But, through a day with stupid customers and not enough to eat, I've had a lot to get done. I need to take care of my taxes and send off my bills. *yawns*
But now I'm thinking about more concrete things. My presentation for the Pagan Student Association at Ohio State (osu_psa) is coming up shortly, and now that I have a new Necronomicon to fit into it, I need to update even more fun things.
But I'd like to take a moment to talk about this particular edition. It's written by Donald Tyson, a person whom I was not overly fond of to begin with. It's also the first edition of the Necronomicon to come from Llewellyn publishsers. . . Yeah, you thought they'd already covered this one, right? Not yet.
So there's two strikes against it right off the bat: a publisher I generally can take or leave and an author I don't care for. Hmm. . . So why am I doing this again?
Oh, yeah: the drive to make this presentation matter, despite the subject.
(For those out of the loop, the subject is "Something Involving Tentacles", and is basically all about Chaos Magic and the Cthulhu Mythos, and how they work together.)
In the end, I want a presentation that people will learn something from, even if I'm using subject matter that no one in their right mind would work with. I'm up to forty-six slides on PowerPoint and will probably double that before I'm done.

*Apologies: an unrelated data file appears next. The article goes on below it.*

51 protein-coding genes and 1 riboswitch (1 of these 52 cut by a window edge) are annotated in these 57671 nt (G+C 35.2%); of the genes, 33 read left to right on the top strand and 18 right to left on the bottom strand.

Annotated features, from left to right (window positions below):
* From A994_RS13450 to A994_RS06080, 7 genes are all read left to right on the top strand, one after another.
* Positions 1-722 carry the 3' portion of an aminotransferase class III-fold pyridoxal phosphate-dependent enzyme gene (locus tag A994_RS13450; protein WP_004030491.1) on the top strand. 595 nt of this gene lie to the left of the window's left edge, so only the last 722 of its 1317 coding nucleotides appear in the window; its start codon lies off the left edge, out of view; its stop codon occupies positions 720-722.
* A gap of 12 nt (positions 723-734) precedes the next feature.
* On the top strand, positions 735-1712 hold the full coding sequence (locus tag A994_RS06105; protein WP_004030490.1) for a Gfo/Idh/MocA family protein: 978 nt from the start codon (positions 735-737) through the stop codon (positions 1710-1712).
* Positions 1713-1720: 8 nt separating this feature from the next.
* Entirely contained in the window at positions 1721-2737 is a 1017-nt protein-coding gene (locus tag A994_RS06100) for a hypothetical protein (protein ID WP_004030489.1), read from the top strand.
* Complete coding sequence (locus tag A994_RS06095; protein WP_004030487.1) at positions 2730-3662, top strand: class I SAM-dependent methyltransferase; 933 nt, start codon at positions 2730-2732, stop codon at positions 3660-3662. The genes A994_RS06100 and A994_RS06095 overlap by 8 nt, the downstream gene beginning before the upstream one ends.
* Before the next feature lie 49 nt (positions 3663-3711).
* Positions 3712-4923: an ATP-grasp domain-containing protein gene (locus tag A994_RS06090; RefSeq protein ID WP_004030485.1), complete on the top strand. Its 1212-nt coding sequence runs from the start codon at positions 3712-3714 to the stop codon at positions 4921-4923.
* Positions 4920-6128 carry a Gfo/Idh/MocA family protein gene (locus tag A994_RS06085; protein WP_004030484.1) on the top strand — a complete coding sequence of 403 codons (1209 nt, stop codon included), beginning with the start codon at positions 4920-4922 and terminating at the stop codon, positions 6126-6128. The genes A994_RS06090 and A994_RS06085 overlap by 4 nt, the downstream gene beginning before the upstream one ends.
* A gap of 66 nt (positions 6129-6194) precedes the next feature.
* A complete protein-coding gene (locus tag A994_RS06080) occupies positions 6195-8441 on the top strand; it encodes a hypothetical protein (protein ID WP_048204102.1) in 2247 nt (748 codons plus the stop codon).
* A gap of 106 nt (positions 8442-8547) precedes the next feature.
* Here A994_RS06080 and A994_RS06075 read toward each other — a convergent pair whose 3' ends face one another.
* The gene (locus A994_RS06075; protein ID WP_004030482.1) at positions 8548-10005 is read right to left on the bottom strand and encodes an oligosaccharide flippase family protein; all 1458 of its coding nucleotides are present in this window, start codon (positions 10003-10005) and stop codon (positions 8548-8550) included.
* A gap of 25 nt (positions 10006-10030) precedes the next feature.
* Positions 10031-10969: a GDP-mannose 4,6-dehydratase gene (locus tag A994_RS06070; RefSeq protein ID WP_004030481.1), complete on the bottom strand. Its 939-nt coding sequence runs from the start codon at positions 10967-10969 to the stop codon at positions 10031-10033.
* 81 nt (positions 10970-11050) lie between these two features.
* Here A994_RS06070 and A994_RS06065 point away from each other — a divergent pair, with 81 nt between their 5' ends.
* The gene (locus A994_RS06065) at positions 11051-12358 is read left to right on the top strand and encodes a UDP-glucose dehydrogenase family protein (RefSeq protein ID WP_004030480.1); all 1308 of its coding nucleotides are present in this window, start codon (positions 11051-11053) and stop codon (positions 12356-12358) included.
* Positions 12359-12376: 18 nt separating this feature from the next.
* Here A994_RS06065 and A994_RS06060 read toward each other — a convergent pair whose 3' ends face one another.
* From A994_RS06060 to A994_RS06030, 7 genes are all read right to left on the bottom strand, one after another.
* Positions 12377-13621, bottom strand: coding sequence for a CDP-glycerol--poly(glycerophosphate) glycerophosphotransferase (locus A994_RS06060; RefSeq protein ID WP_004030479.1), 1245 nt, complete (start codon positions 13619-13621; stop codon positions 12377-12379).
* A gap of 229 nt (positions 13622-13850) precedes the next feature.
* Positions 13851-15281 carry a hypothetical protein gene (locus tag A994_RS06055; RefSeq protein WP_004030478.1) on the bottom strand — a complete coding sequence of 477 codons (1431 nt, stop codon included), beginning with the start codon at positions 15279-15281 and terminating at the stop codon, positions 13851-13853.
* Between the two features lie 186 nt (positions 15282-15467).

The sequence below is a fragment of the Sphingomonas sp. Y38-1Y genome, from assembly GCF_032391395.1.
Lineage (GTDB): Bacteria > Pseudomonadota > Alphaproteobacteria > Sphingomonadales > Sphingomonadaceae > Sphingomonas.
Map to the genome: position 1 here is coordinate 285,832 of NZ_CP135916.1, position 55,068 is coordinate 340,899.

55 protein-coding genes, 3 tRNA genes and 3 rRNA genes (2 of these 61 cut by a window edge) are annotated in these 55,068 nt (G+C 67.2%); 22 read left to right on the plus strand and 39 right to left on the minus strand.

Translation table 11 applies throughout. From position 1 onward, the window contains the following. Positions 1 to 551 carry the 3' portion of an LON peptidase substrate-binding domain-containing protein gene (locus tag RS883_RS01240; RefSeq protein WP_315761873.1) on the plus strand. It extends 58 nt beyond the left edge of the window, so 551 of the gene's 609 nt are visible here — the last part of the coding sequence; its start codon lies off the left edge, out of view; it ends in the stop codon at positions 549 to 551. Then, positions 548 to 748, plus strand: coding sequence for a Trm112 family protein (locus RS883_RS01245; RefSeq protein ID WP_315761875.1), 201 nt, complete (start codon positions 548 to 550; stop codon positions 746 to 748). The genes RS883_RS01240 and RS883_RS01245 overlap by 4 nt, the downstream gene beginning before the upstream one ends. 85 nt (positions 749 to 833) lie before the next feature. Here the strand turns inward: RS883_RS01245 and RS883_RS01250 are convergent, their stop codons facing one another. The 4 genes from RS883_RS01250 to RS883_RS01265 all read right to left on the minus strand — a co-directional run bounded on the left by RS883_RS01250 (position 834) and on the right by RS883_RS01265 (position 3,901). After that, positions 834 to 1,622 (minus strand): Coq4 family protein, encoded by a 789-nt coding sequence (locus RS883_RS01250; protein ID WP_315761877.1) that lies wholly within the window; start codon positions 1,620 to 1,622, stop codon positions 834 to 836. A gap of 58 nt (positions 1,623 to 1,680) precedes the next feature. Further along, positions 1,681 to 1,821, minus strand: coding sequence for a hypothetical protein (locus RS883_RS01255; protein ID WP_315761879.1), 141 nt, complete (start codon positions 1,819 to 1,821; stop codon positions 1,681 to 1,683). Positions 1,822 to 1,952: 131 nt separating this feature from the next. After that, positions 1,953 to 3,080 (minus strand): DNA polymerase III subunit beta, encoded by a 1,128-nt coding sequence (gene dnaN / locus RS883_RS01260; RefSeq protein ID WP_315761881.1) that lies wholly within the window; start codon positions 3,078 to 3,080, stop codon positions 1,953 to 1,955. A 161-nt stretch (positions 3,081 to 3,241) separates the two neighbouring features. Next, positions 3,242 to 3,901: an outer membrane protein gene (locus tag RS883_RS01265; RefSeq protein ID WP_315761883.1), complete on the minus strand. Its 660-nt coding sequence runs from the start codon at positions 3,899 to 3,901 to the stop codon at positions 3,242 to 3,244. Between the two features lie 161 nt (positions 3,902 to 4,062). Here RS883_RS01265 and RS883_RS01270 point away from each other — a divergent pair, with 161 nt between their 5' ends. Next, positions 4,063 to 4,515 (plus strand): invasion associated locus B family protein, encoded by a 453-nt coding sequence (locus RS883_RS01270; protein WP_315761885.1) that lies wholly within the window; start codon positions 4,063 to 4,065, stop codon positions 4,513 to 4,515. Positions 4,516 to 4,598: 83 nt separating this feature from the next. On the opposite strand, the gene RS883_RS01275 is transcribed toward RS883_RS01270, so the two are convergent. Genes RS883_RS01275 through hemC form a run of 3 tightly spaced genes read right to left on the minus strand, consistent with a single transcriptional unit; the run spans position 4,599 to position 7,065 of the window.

Is part of this a crusade to make more PSA topics worth going to see? Probably. Meetings need to be interesting and fun, but that's secondary to them being infomative. (btw, invicti_solis, that was a rockin' presentation)
So I'm setting about to get as much information as possible crammed into the two hours or so I'm going to have. As you know, it's given me some amusing nightmares, but one of my main points is, "Just because it's fiction doesn't mean it isn't real."
I wouldn't say I'm stressing over it, I'm just overly immersed in it. And I think that imersion will serve me well when it comes to this presentation. It's a topic I'm interested in, and I hope to convey some enthusiasm in the entire presentation.
But back to the Necronomicon.
I have to say that at first glance, I was rightly disappointed. There aren't silly, pretentious summonings or chants that goth-wannabe teenagers can use to scare their friends. There aren't tonnes of signs and symbols. There are, in fact, very few pictures at all.
But it's vivid. It's descriptive. It's basically a travelogue of the Mad Arab's travels from beginning to end (unfortunately ending before he's eaten by an invisible monster), and it's just fun to read. Tyson takes some liberties with the Mythos, but in general, he's pretty darn faithful.
It's not quite believable enough to fool a person, nor is it really horrific. . . but it retains a certain flavour that I appreciate.
But back to the descriptiveness. Recall the dream I wrote down about three entries ago: after writing it, I went back to read the chapter on Nyarlathotep. . . and I found that the dream was very close to the description given. I admit I'd been reading it just before bed that night, so you might expect that, but it turns out that it was a wonderful mixture of the description and my own mind working hard.
I shouldn't say that. . . "my own mind". . . for it indicates that it wasn't real, and I know better than to indicate that.
But in the end, that's how good his description of the wanderings is: you can feel as if you're there, and the visions have a way of haunting you.
For this, I approve of this book.
Say what you will about Necronomicons. This one's pretty nifty.
Oh, and my presentation at osu_psa is on Feb. 15, 8 PM, in Buckeye Suite AB in the Ohio Union. There will be some old-timers present. I requested that they attend rather specifically. (rfunk and nontacitare: wanna come down and make it a real reunion?)